Since 1987, the U. S. Environmental Protection Agency (EPA) has collected information annually on the release of selected chemicals by U.S. manufacturing facilities, and has made this information public through the Toxics Release Inventory (TRI). The TRI was established pursuant to Section 313 of the Emergency Planning and Community Right-to-Know Act (EPCRA) of 1986.
TRI reporting requirements cover 643 chemicals, 28 of which are categories of chemical compounds. The list characterizes materials as ranging from mildly toxic to severely toxic, with effects ranging from acute to chronic. The TRI data are presented primarily through a publicly accessible database, and through EPA publications. Due to the complexity of compiling these figures, the report data reflect chemical releases from the year two years prior to the date of publication (for example, the 2004 TRI report covers releases during 2002).
Facilities with more than 10 full-time employees that manufacture or process more than 25,000 pounds or use more than 10,000 pounds of any reportable chemical must report to TRI releases to the EPA. Facilities must report annually the quantities of these chemicals released into the air, water and soil. EPA then publishes these figures in the TRI, along with information on the maximum amount of the chemicals stored at reporting facilities during the year. The names and locations of off-site facilities to which toxic wastes were shipped also are reported, as are the treatment or disposal methods used for wastes, and estimates of their efficiency.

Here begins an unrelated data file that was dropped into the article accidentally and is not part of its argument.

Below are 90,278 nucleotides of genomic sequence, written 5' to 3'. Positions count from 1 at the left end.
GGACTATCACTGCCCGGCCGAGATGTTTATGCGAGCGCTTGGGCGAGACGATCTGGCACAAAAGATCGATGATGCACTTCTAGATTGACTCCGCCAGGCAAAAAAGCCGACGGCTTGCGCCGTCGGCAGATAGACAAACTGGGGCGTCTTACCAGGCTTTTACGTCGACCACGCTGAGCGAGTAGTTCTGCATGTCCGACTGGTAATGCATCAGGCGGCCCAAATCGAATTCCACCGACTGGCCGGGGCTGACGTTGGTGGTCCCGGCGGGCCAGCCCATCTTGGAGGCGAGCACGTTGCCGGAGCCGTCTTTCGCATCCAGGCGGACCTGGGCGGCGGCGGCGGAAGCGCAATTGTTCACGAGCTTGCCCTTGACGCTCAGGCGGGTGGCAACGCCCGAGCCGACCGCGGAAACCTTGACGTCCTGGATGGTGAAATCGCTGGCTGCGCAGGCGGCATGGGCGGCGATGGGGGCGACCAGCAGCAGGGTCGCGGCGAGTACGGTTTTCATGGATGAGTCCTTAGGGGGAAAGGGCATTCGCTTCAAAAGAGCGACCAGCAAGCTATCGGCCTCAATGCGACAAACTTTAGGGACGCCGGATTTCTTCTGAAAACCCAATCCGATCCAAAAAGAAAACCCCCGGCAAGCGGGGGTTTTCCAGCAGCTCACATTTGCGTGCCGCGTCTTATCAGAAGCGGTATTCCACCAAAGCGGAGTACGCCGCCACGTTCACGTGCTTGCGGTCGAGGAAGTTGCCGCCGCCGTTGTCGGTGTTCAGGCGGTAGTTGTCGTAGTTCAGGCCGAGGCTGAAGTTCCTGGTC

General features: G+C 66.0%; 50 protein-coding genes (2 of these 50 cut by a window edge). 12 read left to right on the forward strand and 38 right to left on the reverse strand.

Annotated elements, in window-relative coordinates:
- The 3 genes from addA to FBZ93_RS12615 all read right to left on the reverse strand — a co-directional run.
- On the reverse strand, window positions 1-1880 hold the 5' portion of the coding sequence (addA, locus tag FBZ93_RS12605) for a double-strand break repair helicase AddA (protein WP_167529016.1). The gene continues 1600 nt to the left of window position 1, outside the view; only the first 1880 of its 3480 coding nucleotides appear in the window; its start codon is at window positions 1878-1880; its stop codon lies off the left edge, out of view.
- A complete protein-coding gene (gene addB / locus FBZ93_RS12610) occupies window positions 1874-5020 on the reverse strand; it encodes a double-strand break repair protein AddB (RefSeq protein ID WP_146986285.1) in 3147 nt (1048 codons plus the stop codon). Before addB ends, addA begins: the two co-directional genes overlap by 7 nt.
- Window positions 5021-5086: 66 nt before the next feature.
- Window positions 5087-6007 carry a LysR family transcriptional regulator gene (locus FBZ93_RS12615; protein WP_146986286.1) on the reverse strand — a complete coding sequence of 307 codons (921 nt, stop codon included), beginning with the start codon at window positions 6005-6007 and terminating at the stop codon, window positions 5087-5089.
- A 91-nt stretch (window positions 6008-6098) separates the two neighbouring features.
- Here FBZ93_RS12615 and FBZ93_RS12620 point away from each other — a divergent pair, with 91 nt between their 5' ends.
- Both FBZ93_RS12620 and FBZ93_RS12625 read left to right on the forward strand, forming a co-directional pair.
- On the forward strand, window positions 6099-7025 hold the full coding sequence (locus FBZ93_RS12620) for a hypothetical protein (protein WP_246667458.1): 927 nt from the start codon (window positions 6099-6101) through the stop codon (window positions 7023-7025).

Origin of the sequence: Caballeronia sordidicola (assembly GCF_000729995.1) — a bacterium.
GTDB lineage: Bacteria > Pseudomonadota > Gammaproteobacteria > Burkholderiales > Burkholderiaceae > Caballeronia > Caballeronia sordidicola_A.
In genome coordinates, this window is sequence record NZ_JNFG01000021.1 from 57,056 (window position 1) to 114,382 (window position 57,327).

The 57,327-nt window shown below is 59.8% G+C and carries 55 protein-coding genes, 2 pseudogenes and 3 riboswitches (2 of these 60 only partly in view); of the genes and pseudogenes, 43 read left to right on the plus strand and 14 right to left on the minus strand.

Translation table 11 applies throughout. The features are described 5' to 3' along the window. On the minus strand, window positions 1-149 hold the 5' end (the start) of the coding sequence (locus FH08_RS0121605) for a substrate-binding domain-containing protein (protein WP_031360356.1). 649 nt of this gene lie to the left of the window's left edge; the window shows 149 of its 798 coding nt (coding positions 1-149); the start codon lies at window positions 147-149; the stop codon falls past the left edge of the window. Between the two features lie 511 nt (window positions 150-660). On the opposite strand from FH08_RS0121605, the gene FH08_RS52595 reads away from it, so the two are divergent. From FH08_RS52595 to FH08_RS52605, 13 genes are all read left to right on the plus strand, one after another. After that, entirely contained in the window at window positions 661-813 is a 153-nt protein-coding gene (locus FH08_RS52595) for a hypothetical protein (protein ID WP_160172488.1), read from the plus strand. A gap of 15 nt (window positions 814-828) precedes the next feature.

Styrene emissions are among those that must be reported to the EPA under TRI. Despite the fact that the EPA has not classified styrene as a carcinogen (nor has any other Federal agency), styrene currently is identified in the TRI as a "carcinogen," based on International Agency for Research on Cancer (IARC) guidance (see International Regulation of Styrene). SIRC objects to the use of IARC classifications in defining carcinogens. The TRI reports for both 2002 and 2003 showed significant reductions in styrene emissions. These improvements reflect new control technology put in place for various styrene-using industry segments.
It is important to note that emissions of styrene do not translate into or signify public health threats. Styrene dissipates very rapidly when released into the air or water. Moreover, EPA states in the TRI introduction, "TRI reports reflect releases of chemicals, not exposures of the public to those chemicals. Release estimates alone are not sufficient to determine exposure or to calculate potential adverse effects on human health and the environment." Such is the case with styrene.
More information can be found on the TRI website. Another source of TRI information is the Environmental Defense Scorecard. On SIRC's website, Styrene and Human Health has more information concerning styrene and public health.
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